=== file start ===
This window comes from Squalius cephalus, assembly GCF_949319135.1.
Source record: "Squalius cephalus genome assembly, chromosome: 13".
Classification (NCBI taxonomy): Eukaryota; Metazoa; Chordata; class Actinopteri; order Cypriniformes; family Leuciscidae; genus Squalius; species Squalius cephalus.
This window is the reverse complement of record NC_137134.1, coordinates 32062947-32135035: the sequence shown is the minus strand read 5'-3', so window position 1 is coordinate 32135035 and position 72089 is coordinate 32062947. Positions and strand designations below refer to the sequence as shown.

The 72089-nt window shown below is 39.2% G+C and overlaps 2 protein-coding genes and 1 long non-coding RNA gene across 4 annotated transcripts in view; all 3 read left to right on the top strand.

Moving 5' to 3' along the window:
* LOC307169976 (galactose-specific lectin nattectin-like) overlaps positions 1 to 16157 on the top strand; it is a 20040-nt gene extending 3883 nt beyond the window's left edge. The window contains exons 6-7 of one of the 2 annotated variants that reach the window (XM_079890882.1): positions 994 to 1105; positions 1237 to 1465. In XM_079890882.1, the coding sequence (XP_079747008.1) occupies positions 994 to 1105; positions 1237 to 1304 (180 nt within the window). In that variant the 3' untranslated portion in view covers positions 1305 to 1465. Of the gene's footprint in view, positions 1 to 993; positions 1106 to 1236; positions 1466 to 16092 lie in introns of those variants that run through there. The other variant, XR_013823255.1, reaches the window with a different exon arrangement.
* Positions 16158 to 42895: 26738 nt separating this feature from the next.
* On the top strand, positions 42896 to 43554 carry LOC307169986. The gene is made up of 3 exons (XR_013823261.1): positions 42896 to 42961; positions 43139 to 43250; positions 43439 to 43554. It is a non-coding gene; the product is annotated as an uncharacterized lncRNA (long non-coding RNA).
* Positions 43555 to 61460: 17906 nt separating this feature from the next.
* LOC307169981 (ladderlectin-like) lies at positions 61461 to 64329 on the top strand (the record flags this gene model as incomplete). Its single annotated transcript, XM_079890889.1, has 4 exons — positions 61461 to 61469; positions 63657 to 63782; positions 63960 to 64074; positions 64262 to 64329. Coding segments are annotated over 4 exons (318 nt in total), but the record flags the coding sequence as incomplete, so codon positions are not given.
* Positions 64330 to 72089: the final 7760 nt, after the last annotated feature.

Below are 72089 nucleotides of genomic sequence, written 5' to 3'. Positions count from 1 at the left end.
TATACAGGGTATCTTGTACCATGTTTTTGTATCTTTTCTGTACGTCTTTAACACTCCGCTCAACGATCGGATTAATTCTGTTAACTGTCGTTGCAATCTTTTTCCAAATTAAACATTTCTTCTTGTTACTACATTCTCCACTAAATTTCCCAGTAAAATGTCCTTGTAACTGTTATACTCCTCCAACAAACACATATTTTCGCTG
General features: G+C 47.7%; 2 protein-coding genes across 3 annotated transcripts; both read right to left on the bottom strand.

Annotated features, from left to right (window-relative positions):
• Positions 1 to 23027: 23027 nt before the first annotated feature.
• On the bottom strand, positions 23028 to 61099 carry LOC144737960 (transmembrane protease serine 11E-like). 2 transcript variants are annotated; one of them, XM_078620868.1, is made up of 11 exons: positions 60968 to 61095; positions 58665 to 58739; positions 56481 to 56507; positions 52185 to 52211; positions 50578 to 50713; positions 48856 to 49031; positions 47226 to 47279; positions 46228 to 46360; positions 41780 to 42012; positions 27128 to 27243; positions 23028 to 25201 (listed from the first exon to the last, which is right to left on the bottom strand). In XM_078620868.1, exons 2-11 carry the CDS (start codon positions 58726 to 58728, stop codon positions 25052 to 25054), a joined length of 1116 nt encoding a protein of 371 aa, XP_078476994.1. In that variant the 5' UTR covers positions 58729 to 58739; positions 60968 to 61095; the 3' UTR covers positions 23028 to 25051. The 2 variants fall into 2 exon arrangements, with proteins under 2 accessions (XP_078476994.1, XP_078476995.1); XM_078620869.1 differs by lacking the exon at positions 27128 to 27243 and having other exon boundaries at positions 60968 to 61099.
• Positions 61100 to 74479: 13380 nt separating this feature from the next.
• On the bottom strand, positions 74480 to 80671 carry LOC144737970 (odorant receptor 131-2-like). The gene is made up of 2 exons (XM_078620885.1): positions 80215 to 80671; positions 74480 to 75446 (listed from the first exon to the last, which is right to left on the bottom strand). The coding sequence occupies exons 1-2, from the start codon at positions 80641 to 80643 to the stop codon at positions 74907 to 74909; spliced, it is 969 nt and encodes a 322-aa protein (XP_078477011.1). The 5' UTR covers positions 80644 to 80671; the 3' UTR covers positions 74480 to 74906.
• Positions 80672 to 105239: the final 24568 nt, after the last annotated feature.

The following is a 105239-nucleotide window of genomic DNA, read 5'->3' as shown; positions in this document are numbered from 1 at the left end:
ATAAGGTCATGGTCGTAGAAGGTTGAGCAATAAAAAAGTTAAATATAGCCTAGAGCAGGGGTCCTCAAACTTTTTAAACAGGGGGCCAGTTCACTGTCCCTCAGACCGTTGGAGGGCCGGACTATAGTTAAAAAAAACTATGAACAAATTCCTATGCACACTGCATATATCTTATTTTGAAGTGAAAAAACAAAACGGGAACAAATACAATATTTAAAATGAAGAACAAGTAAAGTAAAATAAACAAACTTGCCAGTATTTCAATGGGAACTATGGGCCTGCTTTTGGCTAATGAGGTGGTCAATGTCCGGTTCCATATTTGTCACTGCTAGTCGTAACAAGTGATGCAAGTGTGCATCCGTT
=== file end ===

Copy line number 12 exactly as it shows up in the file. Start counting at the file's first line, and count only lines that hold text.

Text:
* Positions 64330 to 72089: the final 7760 nt, after the last annotated feature.